The week December 2-8 was about 6 degrees warmer than normal, with rainfall about 5 percent of normal. The week began and ended warm. A cold front, crossing on the afternoon of the 2nd, brought the week's only rainfall, and also the season's first freeze on the morning of the 4th. Temperatures warmed afternoons at mid-week because of a dry atmosphere, with rapid moistening beginning the night of the 6th ahead of a storm system and cold front which affected the area early in the following week. The week's average temperature was 56.8 deg., and rainfall was 0.08 inch. The week was 5.0 deg. Warmer than the previous week. Compared with the same week in 2006, the week was 15.6 deg. Warmer, and 0.8 inch wetter.

The week December 9-15 saw temperatures about 3 degrees warmer than normal, and rainfall about 150 percent of normal. The week began warm, with a strong and short-lived cold front on the 9th, followed by rapid morning on the night of the 10th. On the 12th, another front crossed, introducing Polar Continental air which lowered temperatures to below normal levels. Crossing storms on the 12th and 15th brought the week's rainfall. Another Polar front crossed on the morning of the 15th, bringing windy and chilly conditions for the end of the week. The week's average temperature was 62.8 deg., and rainfall was 1.76 inches. The week was 4.0 deg. Colder than the previous week. Compared with the same week in 2006, the week was 5.1 deg. Cooler, and 1.01 inches wetter.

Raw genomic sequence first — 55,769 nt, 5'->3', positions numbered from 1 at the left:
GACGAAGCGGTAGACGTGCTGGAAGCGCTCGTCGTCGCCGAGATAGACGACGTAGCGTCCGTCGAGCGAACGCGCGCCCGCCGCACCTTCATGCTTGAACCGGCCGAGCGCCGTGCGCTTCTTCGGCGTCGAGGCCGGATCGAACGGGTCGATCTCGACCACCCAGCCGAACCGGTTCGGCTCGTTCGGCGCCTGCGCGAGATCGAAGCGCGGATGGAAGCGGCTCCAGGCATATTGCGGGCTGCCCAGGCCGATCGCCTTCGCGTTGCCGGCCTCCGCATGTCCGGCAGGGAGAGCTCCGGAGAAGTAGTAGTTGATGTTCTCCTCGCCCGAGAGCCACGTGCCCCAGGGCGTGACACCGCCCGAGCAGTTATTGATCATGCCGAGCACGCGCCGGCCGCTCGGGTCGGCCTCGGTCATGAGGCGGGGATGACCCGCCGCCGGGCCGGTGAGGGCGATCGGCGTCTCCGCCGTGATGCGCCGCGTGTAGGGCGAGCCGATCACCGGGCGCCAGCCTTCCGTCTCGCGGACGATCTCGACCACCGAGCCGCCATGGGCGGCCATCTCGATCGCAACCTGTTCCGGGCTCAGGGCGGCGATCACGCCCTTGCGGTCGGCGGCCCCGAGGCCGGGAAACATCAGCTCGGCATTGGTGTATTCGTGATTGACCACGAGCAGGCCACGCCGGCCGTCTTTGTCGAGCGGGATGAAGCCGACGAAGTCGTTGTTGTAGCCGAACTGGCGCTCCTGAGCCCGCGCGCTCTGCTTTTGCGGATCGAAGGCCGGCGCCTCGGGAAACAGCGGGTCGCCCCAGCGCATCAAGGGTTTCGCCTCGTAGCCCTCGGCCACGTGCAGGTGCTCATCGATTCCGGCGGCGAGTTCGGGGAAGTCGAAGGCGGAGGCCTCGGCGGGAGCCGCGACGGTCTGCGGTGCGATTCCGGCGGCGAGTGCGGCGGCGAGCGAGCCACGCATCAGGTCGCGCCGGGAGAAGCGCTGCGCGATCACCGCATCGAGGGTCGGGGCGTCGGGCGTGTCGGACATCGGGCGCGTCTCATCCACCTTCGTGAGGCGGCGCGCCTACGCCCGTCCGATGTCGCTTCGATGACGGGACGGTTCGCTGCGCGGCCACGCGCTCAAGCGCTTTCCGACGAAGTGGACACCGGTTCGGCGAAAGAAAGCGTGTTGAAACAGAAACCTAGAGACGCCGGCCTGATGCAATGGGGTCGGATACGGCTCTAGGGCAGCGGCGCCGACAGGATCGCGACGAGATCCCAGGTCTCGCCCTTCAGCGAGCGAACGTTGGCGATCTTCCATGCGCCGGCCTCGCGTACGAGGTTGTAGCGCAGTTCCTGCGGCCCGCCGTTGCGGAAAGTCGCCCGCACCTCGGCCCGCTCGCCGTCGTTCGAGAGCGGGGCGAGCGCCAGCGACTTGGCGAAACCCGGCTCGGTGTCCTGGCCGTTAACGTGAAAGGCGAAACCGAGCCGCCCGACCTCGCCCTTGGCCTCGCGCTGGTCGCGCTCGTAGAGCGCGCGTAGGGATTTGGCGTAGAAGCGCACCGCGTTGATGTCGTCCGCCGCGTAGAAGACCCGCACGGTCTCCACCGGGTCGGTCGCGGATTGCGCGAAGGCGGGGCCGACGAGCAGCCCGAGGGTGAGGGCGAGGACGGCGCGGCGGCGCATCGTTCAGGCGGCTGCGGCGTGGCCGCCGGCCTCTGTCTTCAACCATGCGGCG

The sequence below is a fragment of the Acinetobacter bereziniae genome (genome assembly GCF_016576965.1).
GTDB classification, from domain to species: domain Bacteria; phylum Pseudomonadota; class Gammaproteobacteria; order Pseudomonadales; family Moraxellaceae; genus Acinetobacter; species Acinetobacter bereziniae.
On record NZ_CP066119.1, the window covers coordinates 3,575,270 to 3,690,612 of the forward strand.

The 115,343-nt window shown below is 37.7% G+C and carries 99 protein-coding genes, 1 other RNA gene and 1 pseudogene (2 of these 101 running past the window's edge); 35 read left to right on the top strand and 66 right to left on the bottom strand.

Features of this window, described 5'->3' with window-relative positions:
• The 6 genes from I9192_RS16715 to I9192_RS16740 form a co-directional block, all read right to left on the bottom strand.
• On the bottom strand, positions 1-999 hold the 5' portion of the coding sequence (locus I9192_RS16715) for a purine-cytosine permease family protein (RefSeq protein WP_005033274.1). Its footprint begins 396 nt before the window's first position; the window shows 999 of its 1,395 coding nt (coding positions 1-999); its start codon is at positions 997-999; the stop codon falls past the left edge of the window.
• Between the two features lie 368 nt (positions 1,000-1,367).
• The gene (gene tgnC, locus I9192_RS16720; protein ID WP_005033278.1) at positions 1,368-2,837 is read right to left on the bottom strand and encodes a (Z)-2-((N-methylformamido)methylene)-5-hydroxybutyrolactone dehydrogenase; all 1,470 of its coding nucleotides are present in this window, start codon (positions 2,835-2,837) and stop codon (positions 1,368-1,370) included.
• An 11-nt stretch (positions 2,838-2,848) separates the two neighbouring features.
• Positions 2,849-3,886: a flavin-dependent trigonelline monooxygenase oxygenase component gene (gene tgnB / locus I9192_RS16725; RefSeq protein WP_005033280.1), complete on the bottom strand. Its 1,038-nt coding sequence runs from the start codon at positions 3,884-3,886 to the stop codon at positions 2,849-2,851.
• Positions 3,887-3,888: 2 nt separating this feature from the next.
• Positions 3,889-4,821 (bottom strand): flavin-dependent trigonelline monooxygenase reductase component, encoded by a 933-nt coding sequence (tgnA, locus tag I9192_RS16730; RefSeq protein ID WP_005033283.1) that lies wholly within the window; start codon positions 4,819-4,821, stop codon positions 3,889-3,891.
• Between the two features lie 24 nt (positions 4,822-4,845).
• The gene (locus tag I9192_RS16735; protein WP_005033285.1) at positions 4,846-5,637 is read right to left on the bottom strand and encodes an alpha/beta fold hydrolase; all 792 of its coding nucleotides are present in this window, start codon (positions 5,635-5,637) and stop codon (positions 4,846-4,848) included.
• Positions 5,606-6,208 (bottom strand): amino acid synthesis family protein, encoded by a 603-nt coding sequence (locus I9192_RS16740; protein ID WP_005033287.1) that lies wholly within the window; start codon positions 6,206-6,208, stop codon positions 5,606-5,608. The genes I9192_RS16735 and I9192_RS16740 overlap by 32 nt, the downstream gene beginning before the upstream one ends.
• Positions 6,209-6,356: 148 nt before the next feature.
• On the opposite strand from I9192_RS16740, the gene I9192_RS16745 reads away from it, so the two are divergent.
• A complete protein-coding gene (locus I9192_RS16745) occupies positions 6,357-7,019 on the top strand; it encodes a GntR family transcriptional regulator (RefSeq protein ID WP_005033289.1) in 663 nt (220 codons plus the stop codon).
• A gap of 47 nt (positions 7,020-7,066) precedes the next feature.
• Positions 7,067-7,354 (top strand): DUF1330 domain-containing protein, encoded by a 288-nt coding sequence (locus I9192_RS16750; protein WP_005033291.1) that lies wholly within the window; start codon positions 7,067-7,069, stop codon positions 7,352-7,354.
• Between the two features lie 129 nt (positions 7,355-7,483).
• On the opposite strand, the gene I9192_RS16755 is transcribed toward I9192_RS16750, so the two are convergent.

The week December 16-22 saw temperatures about 3 degrees warmer than normal, and rainfall about 5 percent of normal. The week began cold, but temperatures moderated at mid-week ahead of cold fronts on the 20th and 22nd. These brought the week's rains, with the front of the 22nd introducing another Arctic air mass. Very windy conditions accompanied the latter front, with gusts in excess of 41 mph. The week's average temperature was 50.5 deg., and rainfall was 0.08 inch. The week was 2.3 deg. Colder than the previous week. Compared with the same week in 2006, the week was 7.4 deg. Colder, and 0.36 inch drier.

Christmas Week (December 23-29) was chilly and wet. Polar air was present for the entire week. A storm system, crossing on the 26th, brought significant rainfall to the entire area. The week's average temperature of 42.1 was about 5 degrees below normal. The rainfall of 1.56 inches was about 150 percent of normal. Compared with the previous week, the week was 8.4 deg. Colder. Compared with the same week in 2006, the week was 0.8 deg. Warmer, and 2.69 inches drier. The final two days of the year were sunny and seasonably cool, with a strong cold front crossing mid-day on the 31st.

The reporting period for temperatures and phenomenon on each day is for the twenty-four hours ending at midnight hours GMT--6 p.m. CST and 7 p.m. CDT. The reporting period for precipitation is for the twenty-four hours ending at noon GMT--6 a.m. CST and 7 a.m. CDT. All times are given using the twenty-four hour clock, and are expressed in Greenwich Mean Time.

Observations are from NWS Station 41/9207/4 in Tyler, Texas. The term "normal" refers to averages from the standard climatic period 1971-2000.

DECEMBER 2007

MX MN OBS PCPN REMARKS

DECEMBER 2007, RECORDS AND SUMMARY: